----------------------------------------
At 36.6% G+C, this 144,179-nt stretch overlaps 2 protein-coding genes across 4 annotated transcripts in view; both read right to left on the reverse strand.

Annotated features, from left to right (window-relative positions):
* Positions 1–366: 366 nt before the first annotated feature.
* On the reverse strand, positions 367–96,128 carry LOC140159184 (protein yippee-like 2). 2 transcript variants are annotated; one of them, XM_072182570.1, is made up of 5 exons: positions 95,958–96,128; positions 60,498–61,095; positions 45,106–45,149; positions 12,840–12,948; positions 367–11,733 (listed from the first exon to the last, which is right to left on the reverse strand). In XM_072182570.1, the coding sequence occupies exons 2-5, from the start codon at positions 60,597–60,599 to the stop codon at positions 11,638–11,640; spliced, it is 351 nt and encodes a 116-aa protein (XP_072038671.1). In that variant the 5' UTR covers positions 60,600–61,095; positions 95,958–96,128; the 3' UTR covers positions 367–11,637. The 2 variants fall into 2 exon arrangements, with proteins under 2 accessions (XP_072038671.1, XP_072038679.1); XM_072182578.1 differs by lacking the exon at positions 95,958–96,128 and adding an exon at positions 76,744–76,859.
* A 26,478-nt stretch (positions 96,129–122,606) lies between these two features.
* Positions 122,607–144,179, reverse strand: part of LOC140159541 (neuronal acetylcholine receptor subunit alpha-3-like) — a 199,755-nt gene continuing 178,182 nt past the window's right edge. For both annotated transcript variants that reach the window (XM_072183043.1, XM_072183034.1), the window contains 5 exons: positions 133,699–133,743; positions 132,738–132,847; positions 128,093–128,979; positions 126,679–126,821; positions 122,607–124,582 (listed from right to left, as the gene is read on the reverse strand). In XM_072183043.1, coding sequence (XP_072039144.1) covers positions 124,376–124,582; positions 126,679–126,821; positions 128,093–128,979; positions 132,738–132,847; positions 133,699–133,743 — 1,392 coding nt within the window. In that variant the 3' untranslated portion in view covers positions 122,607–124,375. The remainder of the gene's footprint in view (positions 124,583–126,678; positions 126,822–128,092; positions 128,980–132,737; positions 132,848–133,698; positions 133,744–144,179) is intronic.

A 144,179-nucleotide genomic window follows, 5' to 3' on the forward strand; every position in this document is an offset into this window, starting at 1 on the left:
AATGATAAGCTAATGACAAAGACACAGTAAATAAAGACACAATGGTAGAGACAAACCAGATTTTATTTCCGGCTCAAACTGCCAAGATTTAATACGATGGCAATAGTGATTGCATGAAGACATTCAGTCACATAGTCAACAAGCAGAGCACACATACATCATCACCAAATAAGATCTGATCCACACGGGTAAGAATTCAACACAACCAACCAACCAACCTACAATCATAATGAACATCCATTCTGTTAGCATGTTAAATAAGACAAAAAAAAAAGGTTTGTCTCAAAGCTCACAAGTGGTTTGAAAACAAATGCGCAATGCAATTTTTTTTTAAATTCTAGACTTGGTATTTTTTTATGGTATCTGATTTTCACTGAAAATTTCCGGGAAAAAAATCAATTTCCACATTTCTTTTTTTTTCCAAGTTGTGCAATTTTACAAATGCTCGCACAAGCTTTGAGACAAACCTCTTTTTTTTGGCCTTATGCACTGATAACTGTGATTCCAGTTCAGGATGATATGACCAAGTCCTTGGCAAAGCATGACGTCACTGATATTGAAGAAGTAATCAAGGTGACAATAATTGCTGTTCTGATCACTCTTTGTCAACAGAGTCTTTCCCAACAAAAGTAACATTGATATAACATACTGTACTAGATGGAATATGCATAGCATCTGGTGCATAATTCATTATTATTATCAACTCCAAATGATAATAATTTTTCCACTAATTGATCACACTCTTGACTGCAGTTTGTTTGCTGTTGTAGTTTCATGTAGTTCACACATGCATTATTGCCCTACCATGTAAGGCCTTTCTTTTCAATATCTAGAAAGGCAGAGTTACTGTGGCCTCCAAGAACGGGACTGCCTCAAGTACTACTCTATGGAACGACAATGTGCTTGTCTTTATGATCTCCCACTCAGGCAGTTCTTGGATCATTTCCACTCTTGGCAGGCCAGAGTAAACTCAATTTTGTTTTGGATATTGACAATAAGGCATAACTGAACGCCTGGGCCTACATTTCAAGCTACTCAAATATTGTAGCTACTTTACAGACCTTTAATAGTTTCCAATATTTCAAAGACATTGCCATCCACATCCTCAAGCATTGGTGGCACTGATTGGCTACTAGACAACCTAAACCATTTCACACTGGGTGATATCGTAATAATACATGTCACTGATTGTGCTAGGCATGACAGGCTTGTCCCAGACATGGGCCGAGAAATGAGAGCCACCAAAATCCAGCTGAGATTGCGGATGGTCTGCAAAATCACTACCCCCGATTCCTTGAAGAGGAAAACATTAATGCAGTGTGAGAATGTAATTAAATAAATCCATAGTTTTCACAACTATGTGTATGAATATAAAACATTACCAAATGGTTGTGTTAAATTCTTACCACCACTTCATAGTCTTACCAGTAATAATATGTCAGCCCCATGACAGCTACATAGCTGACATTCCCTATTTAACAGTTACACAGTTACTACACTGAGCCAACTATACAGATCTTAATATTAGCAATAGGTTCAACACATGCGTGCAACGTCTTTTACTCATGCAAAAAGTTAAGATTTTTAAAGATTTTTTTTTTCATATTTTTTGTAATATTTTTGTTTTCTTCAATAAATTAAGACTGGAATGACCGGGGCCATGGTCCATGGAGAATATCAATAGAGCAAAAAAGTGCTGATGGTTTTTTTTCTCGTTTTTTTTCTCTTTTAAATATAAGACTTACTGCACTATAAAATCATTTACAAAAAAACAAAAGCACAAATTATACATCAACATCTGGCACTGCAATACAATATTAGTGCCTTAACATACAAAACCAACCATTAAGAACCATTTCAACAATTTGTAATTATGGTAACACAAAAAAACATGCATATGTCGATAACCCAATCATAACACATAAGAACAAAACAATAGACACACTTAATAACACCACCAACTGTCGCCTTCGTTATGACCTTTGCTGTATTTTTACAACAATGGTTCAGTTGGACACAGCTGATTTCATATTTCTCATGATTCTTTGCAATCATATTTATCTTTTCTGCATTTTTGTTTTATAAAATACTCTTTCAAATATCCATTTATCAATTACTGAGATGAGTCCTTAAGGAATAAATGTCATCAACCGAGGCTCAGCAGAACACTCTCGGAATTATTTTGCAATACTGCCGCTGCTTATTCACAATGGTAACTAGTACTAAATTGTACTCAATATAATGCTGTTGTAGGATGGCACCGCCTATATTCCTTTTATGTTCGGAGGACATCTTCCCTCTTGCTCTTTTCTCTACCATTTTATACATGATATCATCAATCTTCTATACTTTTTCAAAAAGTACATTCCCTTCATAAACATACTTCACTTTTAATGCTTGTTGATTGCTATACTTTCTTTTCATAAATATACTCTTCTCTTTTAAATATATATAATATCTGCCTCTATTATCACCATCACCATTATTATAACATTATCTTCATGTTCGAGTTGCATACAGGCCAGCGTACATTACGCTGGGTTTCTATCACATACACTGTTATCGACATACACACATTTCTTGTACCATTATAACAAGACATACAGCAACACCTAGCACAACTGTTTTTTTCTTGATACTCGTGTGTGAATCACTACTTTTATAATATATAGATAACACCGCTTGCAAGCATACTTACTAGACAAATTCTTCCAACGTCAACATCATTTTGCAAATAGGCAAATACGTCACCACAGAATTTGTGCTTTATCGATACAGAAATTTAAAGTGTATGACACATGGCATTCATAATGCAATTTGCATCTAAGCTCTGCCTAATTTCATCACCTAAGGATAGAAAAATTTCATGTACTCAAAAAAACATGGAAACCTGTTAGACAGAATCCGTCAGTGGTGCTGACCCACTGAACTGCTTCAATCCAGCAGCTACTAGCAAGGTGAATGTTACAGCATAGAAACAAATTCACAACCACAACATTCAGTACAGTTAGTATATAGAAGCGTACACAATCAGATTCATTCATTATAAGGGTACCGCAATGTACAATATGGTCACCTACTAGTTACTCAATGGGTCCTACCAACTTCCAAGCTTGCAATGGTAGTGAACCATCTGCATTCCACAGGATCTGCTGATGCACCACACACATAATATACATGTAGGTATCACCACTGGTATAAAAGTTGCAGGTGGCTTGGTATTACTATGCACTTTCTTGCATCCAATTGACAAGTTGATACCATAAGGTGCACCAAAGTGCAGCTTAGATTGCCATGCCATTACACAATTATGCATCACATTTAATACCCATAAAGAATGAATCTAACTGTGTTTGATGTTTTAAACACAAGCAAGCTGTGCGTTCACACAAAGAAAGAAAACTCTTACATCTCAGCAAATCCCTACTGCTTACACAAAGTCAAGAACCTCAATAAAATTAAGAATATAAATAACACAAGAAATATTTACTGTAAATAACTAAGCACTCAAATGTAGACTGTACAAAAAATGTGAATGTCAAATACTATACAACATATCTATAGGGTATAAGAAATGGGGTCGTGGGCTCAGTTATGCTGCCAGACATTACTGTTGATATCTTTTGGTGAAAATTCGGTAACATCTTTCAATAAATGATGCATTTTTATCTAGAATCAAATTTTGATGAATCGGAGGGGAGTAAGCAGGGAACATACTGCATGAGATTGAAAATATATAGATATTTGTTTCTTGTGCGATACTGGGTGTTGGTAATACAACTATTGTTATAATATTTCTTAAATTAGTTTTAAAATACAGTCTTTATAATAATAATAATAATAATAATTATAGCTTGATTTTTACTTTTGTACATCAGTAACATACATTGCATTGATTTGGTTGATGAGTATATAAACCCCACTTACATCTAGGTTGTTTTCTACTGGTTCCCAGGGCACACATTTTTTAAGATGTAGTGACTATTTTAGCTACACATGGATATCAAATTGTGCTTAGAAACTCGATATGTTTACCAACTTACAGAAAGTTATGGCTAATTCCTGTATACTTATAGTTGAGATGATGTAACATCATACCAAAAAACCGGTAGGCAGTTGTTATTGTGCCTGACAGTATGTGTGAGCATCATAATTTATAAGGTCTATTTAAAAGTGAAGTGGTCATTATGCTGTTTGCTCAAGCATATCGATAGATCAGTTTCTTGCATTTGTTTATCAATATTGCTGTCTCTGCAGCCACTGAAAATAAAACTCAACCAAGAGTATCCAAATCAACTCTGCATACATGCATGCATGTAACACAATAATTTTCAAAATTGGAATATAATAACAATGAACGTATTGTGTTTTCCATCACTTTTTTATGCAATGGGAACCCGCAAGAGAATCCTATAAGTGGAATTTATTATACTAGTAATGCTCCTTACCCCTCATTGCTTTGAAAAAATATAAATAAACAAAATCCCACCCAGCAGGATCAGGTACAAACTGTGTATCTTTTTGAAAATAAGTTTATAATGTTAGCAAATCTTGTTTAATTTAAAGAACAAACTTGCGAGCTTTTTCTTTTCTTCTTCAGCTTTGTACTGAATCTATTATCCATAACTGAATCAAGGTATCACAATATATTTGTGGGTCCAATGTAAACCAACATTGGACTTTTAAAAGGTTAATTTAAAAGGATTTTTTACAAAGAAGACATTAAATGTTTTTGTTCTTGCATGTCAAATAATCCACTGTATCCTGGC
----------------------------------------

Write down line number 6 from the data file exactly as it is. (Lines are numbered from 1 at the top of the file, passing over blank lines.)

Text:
* Positions 122,607–144,179, reverse strand: part of LOC140159541 (neuronal acetylcholine receptor subunit alpha-3-like) — a 199,755-nt gene continuing 178,182 nt past the window's right edge. For both annotated transcript variants that reach the window (XM_072183043.1, XM_072183034.1), the window contains 5 exons: positions 133,699–133,743; positions 132,738–132,847; positions 128,093–128,979; positions 126,679–126,821; positions 122,607–124,582 (listed from right to left, as the gene is read on the reverse strand). In XM_072183043.1, coding sequence (XP_072039144.1) covers positions 124,376–124,582; positions 126,679–126,821; positions 128,093–128,979; positions 132,738–132,847; positions 133,699–133,743 — 1,392 coding nt within the window. In that variant the 3' untranslated portion in view covers positions 122,607–124,375. The remainder of the gene's footprint in view (positions 124,583–126,678; positions 126,822–128,092; positions 128,980–132,737; positions 132,848–133,698; positions 133,744–144,179) is intronic.